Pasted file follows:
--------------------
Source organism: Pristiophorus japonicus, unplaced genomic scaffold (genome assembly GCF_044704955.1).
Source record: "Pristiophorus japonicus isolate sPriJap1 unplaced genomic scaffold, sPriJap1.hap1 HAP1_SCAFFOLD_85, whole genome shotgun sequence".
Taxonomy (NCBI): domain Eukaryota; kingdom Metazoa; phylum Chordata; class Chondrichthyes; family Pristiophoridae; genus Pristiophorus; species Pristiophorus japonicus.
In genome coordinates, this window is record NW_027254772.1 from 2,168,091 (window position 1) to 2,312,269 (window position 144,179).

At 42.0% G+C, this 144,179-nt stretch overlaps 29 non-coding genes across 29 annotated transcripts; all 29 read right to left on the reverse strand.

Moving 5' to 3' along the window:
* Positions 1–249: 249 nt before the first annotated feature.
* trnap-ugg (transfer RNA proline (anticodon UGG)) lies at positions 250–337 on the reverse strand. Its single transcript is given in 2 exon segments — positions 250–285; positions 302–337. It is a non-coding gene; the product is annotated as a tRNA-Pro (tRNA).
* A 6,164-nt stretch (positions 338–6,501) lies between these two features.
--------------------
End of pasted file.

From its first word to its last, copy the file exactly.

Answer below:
Source organism: Pristiophorus japonicus, unplaced genomic scaffold (genome assembly GCF_044704955.1).
Source record: "Pristiophorus japonicus isolate sPriJap1 unplaced genomic scaffold, sPriJap1.hap1 HAP1_SCAFFOLD_85, whole genome shotgun sequence".
Taxonomy (NCBI): domain Eukaryota; kingdom Metazoa; phylum Chordata; class Chondrichthyes; family Pristiophoridae; genus Pristiophorus; species Pristiophorus japonicus.
In genome coordinates, this window is record NW_027254772.1 from 2,168,091 (window position 1) to 2,312,269 (window position 144,179).

At 42.0% G+C, this 144,179-nt stretch overlaps 29 non-coding genes across 29 annotated transcripts; all 29 read right to left on the reverse strand.

Moving 5' to 3' along the window:
* Positions 1–249: 249 nt before the first annotated feature.
* trnap-ugg (transfer RNA proline (anticodon UGG)) lies at positions 250–337 on the reverse strand. Its single transcript is given in 2 exon segments — positions 250–285; positions 302–337. It is a non-coding gene; the product is annotated as a tRNA-Pro (tRNA).
* A 6,164-nt stretch (positions 338–6,501) lies between these two features.